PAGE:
Reducing Sugar

There is a lot of coverage in the media about how much sugar we are now eating and how this is contributing to serious health issues such as obesity, diabetes and heart disease. It is not difficult to see that products such as cakes, biscuits, soft drinks and sweets are high in sugar. However, there are also relatively high levels of sugar contained in products such as savoury ready meals, soups and healthy cereals. We have put together some recipes for home made versions of these dishes which are lower in sugar  and there will be more to come – see our recipes...

Low Sugar Breakfast Pancakes (Serves 4)

Ingredients 2 eggs 1 cup milk 1 cup buckwheat flour 1 cup ground almonds 1 teaspoon baking powder 1 cup strawberries, chopped up and xylitol or stevia added to taste (depending on how sweet the berries are) 1 tbsp vegetable or coconut oil   Method Add the eggs to the dry ingredients and start to mix in together – add the milk gradually and mix together so that you avoid lumps. When the mixture is all combined add a small amount of oil to a non-stick heated frying pan. Add a small ladle of pancake mixture for each pancake and cook for about 30- 45 seconds. When pancake looks like it is getting solid on the bottom flip with a spatula and cook on the other side. Serve with the strawberries on top. Portion of 2 pancakes contains 7g sugar compared to shop bought pancakes with strawberries on the side at 14g of...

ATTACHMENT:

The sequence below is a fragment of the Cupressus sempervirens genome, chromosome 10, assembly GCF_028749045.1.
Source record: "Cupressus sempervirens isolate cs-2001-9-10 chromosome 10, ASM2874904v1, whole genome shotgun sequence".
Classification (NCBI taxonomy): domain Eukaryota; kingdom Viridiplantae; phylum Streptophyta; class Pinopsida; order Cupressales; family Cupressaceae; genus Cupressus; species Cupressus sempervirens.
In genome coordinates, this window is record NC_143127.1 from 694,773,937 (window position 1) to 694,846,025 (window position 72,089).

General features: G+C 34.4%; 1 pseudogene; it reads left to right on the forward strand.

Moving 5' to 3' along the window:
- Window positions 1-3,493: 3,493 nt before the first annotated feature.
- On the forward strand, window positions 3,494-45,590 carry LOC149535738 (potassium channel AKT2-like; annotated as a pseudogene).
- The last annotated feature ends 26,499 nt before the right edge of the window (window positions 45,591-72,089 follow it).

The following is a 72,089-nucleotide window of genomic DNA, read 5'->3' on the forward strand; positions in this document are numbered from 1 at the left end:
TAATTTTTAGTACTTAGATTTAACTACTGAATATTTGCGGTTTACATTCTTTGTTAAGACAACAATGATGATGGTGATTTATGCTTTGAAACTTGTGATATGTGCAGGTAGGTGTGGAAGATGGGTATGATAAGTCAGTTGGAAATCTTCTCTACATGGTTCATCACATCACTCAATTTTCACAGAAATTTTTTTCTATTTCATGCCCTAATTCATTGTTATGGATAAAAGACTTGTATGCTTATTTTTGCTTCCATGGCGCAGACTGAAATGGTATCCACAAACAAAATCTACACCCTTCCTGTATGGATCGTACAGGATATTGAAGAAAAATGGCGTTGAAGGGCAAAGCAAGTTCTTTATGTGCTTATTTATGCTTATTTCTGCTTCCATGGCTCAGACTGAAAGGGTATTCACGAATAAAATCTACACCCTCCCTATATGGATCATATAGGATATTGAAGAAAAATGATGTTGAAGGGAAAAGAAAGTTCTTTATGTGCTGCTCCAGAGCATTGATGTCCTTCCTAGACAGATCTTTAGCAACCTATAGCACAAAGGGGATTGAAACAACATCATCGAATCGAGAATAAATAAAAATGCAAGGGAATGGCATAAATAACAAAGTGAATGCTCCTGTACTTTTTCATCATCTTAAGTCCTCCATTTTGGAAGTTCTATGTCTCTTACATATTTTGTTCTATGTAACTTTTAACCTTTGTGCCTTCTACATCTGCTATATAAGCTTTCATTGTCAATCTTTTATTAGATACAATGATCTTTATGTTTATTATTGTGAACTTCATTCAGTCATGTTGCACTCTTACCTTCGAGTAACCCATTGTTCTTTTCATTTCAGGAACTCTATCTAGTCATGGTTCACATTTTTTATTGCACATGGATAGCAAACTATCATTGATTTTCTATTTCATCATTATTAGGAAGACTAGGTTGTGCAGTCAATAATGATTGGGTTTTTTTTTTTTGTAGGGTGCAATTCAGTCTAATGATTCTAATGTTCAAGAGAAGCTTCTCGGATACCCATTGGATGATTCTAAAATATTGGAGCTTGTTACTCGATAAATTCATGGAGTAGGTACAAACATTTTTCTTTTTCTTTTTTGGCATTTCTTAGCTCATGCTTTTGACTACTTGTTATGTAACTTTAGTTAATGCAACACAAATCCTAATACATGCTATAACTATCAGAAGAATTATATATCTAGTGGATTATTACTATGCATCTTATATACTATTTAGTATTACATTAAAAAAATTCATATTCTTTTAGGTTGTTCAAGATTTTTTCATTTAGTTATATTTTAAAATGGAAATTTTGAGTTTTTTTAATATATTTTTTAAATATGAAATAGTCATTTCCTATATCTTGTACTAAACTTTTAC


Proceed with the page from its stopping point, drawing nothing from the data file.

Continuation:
Anzac Biscuits

Ingredients 125g unsalted butter ¼ cup rice malt syrup Pinch sea salt ½ tsp bicarbonate of soda 2 tbsp boiling water 1 cup rolled oats ¾ cups desiccated coconut 1 cup plain flour ½ cup roughly chopped macadamias   Method Heat the oven to 150C, 300F or gas mark 2. In a small saucepan over a low heat, melt the butter and rice malt syrup, stirring until the mixture starts to bubble. Add a pinch of salt. Combine the bicarbonate of soda with boiling water and add to butter mixture. Combine remaining ingredients in a separate bowl. Pour melted butter mixture into dry ingredients and combine well.  Roll 1 teaspoon of mixture into a ball and place on tray, flattening into a disc. Repeat with remaining mixture, allowing room for spreading. Bake for 20 minutes or until golden brown. Allow to cool on trays before transferring to a wire rack.  Store in an airtight container.   Portion of one biscuit contains 1.7g sugar compared to a Maryland cookie at...